2 New Jersey senators introduce legislation protecting veterans’ and nursing home residents
NEW JERSEY – Senator Joe Pennacchio and Senator Anthony M. Bucco have introduced legislation to ensure seniors living in veterans and nursing facilities would no longer be subject to the inhumane conditions known to exist in the homes during the pandemic. The measure sets testing and visitation requirements and employment restrictions in response to the COVID outbreak.
“These are the most vulnerable members of our society, and they have the right to expect responsive, respectful and caring treatment and safe living conditions,” Pennacchio (R-26) said. “The reality hasn’t met those expectations, and as a result, 7,000 souls died in the state’s care. This bill will help address issues that contributed to the loss of life. These changes are crucial to protecting residents now during the pandemic.”
The bill (S-2897) establishes requirements for procedures and visitation at long-term care facilities, including mandating all staff of the facilities to be tested for active infection at least once each week, and as soon as they present symptoms of the coronavirus.
“Nursing home residents and staff were recklessly exposed to the virus as it spread from person to person inside the facilities,” Bucco (R-25) said. “Consistent monitoring will help contain infection, keep residents healthy, and save lives. It must be standard procedure. The lives of health-fragile seniors depend on it.”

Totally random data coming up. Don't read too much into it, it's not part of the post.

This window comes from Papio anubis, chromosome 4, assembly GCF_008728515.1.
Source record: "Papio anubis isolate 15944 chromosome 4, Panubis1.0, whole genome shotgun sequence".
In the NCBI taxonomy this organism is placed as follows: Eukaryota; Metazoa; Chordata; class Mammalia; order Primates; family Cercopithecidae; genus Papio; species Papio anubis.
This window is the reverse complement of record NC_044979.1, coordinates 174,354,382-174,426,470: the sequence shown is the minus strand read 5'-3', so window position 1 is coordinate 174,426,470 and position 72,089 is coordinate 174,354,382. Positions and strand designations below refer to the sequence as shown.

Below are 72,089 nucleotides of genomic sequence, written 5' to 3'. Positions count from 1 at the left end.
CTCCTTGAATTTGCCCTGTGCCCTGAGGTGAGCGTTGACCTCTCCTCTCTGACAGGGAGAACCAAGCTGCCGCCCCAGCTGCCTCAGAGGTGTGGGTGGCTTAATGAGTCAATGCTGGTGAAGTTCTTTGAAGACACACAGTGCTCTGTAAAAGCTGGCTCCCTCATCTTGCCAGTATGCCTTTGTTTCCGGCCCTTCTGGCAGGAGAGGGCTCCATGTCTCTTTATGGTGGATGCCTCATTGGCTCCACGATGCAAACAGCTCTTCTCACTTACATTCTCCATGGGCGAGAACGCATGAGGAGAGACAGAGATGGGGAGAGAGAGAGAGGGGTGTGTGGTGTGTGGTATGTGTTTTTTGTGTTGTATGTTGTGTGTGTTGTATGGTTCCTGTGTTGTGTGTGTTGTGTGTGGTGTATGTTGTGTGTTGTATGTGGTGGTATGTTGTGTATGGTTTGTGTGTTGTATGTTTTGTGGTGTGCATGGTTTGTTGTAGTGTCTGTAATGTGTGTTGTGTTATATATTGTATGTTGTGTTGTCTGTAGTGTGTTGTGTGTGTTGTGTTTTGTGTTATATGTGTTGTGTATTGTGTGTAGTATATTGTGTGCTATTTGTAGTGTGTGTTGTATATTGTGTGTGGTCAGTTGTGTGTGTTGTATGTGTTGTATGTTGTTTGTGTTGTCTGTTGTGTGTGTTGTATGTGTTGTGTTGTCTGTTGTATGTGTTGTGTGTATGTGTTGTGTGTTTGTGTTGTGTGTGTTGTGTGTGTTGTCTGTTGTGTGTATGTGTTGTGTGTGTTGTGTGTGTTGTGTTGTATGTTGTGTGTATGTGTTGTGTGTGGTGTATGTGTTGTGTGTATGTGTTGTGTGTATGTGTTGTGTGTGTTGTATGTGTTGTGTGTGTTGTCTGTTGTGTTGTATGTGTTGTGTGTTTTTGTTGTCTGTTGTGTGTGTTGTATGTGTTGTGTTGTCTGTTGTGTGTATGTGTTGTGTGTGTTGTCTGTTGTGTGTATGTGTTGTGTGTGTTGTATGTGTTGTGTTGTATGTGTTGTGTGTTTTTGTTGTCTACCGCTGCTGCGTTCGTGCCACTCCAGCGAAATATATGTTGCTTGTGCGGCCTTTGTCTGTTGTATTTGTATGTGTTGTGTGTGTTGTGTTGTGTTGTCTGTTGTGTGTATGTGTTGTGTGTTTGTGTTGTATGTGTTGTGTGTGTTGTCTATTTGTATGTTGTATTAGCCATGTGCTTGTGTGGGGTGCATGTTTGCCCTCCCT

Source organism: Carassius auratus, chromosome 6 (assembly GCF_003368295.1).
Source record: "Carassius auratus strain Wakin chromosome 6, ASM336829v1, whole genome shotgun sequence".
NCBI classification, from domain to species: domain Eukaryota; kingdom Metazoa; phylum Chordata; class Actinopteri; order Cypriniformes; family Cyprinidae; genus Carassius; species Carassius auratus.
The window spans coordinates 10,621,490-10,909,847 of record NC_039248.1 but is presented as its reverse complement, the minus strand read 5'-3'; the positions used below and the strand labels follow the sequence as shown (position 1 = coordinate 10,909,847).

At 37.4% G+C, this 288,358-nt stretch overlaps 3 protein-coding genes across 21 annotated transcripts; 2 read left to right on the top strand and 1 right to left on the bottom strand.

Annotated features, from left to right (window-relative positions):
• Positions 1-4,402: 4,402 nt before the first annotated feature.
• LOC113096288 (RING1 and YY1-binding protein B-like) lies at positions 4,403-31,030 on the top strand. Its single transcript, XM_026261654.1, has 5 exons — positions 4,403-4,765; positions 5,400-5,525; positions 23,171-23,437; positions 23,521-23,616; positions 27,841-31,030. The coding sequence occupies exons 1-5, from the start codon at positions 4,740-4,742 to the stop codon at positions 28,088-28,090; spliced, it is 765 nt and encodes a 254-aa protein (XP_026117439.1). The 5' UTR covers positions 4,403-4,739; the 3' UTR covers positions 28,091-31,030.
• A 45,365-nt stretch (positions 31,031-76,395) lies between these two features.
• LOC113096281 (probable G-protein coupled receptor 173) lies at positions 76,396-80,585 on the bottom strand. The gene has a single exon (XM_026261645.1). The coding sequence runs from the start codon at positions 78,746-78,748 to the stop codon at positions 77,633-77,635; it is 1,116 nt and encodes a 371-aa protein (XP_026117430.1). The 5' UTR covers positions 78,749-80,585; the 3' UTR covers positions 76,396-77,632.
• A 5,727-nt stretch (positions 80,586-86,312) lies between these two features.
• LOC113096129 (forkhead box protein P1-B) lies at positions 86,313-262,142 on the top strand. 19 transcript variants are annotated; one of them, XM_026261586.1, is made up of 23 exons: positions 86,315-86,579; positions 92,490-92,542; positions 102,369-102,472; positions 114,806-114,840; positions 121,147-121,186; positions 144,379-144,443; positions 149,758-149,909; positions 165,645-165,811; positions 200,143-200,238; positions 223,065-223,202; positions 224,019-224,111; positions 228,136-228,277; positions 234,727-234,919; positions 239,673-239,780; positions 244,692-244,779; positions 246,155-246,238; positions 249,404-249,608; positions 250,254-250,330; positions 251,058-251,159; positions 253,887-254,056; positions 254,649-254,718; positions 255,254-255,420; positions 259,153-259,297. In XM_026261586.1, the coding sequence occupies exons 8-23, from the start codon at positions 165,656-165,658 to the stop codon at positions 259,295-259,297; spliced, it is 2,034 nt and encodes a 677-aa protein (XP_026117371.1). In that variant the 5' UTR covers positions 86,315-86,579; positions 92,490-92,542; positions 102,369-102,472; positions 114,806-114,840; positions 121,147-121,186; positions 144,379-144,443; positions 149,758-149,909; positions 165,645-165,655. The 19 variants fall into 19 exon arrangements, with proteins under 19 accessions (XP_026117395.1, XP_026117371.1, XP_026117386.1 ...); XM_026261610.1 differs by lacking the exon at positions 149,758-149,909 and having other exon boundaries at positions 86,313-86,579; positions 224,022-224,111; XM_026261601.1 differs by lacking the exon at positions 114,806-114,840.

Under the bill, visitors will be allowed inside facilities once per day for visits within the resident’s room or a designated visitation area if there is more than one resident in the room. Visitors must be screened for signs of COVID, and protocols must be in place to ensure visitors have as little contact as possible with staff and other residents.
“It is impossible to fathom the fear residents must have suffered in the hopeless isolation of facilities lacking the tools and the expertise to contain the virus or treat acute illness behind the walls,” Pennacchio said. “Their terror was only magnified by the ban on visitors that left them alone and forgotten. Homes can maintain safety without withholding personal contact from patients.”
The inability to visit residents also took a toll on families, Bucco said.
“This issue is personal for me. My family currently has a loved one in a long-term care facility,” Bucco said. “I can tell you first hand that there is a significant impact on families who are unable to see and interact with their loved ones. The helplessness and isolation is unnecessary, and the legislation will eliminate it.”
In addition, any employee or contractor at a facility who tests positive for the virus will be required to self-quarantine at home until symptoms pass and a negative test is confirm.
This bill is designated as Sally’s Law, in memory of Sally Griscavage Florek, a resident who was infected by the virus at a nursing home and died before what would have been her 100th birthday on August 1. After a fall she was transported to the hospital for treatment and was released back to the nursing home, where she eventually succumbed to COVID-19.
“My mother died on April 15 and COVID was listed as cause of death,” Phyllis Florek said. “Dozens of residents died in her facility. My prayer is that a thorough investigation of the causes of this human tragedy be conducted resulting in significant changes in the delivery of care in facilities. Her death and that of others should not be in vain.”